Blue bar mitzvah set
Is your child about to have a bar mitzvah? Mazal Tov! Mark this unique moment with a gift that will follow him throughout this essential step. 13 years old, an important age! To celebrate this birthday in the most beautiful way and to mark your boy’s entry into the fulfillment of the mitzvot, give him this complete set. A set made in Israel that contains:
- A 130*180 acrylic talith
- Tefilin pshoutim (checked twice by computer)
- 2 bags : talith bag+ tefilin bag
- White Kippa with Maguen David
Expédié depuis Jérusalem
Livraison en 12 jours. Pour les produits indiqués "disponible sur commande" ils sont livrés entre 2 et 3 semaines.
Support clientèle: firstname.lastname@example.org ou par whatsapp +33756754154
How to celebrate a bar mitzvah
Bar Mitzvah means « son of the commandment ». Jewish tradition says that when girls turn 12 and boys turn 13, they take on new responsibilities in the community.
It is at this time that boys are expected to begin putting on tefilin and performing daily prayers. Although young boys are trained to keep all mitzvahs even before their bar mitzvah, tefilin is the exception. A boy does not put on tefilin until he is thirteen years old. For this reason, more than any other practice, tefilin has always served as a mark of honor that a boy receives at his bar mitzvah. Traditionally, the purchase of tefilin for a bar mitzvah boy is viewed with special pride by his parents and grandparents.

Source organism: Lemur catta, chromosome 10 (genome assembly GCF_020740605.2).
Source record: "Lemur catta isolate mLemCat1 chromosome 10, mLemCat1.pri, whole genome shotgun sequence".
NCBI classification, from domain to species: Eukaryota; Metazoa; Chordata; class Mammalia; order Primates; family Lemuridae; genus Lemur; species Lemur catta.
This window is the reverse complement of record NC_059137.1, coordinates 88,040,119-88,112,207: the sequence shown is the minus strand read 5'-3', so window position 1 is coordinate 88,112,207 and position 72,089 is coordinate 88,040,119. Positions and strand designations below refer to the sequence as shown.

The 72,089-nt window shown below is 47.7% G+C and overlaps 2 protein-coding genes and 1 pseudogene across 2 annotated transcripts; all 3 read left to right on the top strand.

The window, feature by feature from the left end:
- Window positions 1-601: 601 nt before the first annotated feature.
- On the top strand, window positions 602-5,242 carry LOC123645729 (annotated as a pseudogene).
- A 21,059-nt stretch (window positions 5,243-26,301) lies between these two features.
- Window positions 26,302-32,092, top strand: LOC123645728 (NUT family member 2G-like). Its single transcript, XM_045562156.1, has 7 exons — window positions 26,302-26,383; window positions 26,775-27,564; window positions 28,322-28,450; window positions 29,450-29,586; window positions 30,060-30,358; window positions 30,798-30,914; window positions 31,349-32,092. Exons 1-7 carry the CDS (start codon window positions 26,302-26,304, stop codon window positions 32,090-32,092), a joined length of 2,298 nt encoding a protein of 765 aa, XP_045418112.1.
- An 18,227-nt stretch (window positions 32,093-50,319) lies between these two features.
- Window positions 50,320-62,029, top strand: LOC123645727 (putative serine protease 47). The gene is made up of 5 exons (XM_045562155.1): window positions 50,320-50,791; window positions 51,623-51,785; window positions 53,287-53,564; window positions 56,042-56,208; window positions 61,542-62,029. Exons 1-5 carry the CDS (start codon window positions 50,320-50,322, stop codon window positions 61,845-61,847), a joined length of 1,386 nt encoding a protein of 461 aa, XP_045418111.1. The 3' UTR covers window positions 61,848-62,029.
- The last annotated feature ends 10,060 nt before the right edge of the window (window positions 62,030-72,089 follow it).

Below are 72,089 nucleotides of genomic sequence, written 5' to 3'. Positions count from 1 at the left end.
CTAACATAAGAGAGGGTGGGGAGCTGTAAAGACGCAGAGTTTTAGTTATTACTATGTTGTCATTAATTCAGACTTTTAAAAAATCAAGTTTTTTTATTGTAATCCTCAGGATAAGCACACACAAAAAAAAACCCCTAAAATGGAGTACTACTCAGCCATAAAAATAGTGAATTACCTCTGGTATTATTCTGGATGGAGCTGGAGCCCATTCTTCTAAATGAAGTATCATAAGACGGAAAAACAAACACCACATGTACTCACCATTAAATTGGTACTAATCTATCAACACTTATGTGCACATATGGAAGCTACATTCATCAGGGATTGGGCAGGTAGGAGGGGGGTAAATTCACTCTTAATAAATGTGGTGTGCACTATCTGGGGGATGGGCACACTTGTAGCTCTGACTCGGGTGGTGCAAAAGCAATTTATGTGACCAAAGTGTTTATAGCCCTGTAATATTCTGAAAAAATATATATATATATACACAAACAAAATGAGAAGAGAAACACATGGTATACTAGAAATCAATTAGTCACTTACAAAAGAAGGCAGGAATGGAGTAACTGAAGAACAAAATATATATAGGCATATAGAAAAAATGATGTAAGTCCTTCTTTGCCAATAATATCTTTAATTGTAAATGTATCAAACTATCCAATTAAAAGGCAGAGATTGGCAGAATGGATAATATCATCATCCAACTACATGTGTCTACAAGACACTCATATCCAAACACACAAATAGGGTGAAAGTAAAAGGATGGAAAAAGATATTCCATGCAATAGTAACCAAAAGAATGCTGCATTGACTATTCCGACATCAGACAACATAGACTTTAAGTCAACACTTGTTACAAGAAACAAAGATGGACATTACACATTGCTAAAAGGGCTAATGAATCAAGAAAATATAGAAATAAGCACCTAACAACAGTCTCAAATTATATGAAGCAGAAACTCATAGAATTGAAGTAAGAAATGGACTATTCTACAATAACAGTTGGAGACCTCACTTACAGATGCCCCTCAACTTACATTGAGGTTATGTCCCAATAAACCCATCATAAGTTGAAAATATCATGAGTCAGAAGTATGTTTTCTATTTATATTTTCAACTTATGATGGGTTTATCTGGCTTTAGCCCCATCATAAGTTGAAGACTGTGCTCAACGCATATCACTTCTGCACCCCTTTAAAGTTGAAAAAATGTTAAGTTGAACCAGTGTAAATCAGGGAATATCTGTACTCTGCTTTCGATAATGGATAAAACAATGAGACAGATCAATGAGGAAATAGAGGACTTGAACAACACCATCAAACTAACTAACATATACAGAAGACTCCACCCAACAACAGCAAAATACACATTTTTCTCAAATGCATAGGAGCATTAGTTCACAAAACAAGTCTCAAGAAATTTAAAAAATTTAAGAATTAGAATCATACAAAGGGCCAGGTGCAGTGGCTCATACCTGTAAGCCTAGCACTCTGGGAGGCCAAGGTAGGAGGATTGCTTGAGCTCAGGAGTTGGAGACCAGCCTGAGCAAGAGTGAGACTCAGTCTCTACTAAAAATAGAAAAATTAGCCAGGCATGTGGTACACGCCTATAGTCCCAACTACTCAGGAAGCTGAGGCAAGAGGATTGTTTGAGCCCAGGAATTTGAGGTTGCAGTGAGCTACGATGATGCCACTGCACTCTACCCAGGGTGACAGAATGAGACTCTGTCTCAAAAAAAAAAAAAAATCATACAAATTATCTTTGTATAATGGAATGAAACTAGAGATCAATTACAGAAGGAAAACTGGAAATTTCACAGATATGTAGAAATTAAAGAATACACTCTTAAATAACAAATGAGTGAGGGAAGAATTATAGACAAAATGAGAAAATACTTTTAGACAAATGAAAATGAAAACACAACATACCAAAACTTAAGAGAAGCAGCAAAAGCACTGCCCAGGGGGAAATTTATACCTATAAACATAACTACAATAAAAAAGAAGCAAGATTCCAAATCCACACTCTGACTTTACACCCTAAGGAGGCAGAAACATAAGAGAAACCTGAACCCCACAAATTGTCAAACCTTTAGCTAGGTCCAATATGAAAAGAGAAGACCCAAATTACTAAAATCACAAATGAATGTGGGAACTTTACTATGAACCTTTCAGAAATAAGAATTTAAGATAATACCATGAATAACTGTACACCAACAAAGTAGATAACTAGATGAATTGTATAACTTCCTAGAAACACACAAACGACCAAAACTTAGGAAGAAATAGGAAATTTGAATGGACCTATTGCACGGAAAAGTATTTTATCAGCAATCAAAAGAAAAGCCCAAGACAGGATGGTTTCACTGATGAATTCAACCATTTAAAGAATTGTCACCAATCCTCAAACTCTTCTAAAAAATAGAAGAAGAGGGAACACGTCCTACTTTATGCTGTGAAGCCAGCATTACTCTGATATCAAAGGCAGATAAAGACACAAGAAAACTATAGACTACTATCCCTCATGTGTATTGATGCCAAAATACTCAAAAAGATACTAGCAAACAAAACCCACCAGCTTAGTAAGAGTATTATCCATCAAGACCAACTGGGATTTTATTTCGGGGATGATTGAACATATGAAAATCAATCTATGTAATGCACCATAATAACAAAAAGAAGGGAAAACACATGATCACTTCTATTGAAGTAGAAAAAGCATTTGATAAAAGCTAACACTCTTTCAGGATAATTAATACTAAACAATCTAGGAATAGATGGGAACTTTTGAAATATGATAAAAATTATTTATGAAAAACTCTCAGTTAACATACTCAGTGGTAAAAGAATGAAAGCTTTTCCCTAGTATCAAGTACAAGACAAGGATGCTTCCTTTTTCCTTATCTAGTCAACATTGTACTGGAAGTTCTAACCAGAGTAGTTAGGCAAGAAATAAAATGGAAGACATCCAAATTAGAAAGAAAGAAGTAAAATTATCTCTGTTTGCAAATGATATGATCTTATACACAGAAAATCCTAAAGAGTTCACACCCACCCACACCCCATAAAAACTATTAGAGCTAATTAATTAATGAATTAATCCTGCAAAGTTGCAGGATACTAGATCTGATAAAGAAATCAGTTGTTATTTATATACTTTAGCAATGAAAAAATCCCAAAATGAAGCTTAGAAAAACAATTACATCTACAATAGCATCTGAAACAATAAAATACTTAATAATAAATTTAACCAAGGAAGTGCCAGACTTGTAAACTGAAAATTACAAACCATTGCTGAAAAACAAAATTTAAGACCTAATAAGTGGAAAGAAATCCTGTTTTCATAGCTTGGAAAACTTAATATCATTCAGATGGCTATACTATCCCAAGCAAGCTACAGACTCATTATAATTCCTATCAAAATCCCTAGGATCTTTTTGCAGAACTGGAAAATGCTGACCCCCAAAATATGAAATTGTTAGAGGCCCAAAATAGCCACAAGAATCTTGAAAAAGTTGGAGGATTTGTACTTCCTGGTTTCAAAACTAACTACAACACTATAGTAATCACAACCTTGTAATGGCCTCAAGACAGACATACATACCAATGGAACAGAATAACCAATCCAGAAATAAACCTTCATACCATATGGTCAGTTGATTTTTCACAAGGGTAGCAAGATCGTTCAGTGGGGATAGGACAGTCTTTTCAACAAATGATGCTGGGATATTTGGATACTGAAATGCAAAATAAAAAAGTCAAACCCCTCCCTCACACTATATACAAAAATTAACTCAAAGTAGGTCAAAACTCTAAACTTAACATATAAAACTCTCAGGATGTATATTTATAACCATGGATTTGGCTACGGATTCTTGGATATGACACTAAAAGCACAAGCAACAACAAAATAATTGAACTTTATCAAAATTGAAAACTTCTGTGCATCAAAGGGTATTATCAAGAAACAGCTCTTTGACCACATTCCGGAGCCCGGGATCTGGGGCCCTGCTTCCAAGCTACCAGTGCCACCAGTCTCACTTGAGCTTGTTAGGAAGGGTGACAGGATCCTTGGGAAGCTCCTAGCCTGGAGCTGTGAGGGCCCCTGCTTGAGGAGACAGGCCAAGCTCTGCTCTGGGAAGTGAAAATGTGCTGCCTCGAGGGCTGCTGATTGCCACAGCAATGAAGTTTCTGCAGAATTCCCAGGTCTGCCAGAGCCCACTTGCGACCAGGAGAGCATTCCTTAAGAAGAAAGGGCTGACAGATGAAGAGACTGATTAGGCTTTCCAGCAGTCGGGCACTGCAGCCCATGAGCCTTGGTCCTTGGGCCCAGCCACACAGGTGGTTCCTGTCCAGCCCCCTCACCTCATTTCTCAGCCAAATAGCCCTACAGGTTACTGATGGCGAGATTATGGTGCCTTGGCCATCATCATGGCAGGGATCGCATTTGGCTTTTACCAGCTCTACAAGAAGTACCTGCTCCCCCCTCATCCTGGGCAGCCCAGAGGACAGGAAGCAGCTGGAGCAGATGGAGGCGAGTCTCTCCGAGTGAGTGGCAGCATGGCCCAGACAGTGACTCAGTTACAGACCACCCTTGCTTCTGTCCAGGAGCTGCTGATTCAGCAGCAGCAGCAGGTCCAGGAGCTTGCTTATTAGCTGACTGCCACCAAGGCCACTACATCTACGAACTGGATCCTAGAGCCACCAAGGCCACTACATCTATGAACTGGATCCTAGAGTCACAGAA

Traditionally, a boy is honored with an aliya on the first « Torah reading day » after his thirteenth birthday. Some wait until the first Shabbat after the bar mitzvah.
Jewish adulthood carries many responsibilities, but it is also an enormous privilege. One would be hard pressed to think of a more joyous occasion to celebrate than a bar mitzvah. In fact, according to some opinions, hosting a feast in honor of a bar mitzvah is a mitzvah in itself!
Most bar mitzvah celebrations take place right after the synagogue ceremony and include a festive meal followed by music (if it is not Shabbat) and dancing.